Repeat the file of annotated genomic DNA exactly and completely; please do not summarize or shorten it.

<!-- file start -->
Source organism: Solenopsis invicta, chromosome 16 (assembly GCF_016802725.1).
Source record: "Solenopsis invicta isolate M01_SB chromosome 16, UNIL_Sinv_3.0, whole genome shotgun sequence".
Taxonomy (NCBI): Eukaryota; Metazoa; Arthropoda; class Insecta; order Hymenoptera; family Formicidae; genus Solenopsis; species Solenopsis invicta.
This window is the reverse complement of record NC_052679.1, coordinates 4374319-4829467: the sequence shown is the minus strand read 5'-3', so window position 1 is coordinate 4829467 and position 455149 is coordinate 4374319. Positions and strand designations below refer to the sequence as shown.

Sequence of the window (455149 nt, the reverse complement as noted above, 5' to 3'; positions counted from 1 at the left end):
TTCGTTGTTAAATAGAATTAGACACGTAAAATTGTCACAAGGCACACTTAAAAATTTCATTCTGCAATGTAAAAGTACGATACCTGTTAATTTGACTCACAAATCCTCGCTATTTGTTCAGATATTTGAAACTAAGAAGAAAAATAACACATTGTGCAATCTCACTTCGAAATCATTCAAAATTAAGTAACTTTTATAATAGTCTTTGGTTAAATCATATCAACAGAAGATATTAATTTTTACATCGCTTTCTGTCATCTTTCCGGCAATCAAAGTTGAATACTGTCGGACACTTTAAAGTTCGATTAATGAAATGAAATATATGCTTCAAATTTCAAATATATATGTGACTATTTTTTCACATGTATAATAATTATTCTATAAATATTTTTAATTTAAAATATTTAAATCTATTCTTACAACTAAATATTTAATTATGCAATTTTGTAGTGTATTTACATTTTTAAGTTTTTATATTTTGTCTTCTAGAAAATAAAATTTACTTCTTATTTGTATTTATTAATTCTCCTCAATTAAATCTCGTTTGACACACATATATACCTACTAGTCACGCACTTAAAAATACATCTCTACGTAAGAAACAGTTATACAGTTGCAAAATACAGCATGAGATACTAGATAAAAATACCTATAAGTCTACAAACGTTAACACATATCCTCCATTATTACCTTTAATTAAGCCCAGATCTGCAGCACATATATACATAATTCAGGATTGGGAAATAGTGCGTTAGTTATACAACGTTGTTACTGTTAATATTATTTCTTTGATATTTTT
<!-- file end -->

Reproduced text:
Source organism: Solenopsis invicta, chromosome 16 (assembly GCF_016802725.1).
Source record: "Solenopsis invicta isolate M01_SB chromosome 16, UNIL_Sinv_3.0, whole genome shotgun sequence".
Taxonomy (NCBI): Eukaryota; Metazoa; Arthropoda; class Insecta; order Hymenoptera; family Formicidae; genus Solenopsis; species Solenopsis invicta.
This window is the reverse complement of record NC_052679.1, coordinates 4374319-4829467: the sequence shown is the minus strand read 5'-3', so window position 1 is coordinate 4829467 and position 455149 is coordinate 4374319. Positions and strand designations below refer to the sequence as shown.

Sequence of the window (455149 nt, the reverse complement as noted above, 5' to 3'; positions counted from 1 at the left end):
TTCGTTGTTAAATAGAATTAGACACGTAAAATTGTCACAAGGCACACTTAAAAATTTCATTCTGCAATGTAAAAGTACGATACCTGTTAATTTGACTCACAAATCCTCGCTATTTGTTCAGATATTTGAAACTAAGAAGAAAAATAACACATTGTGCAATCTCACTTCGAAATCATTCAAAATTAAGTAACTTTTATAATAGTCTTTGGTTAAATCATATCAACAGAAGATATTAATTTTTACATCGCTTTCTGTCATCTTTCCGGCAATCAAAGTTGAATACTGTCGGACACTTTAAAGTTCGATTAATGAAATGAAATATATGCTTCAAATTTCAAATATATATGTGACTATTTTTTCACATGTATAATAATTATTCTATAAATATTTTTAATTTAAAATATTTAAATCTATTCTTACAACTAAATATTTAATTATGCAATTTTGTAGTGTATTTACATTTTTAAGTTTTTATATTTTGTCTTCTAGAAAATAAAATTTACTTCTTATTTGTATTTATTAATTCTCCTCAATTAAATCTCGTTTGACACACATATATACCTACTAGTCACGCACTTAAAAATACATCTCTACGTAAGAAACAGTTATACAGTTGCAAAATACAGCATGAGATACTAGATAAAAATACCTATAAGTCTACAAACGTTAACACATATCCTCCATTATTACCTTTAATTAAGCCCAGATCTGCAGCACATATATACATAATTCAGGATTGGGAAATAGTGCGTTAGTTATACAACGTTGTTACTGTTAATATTATTTCTTTGATATTTTT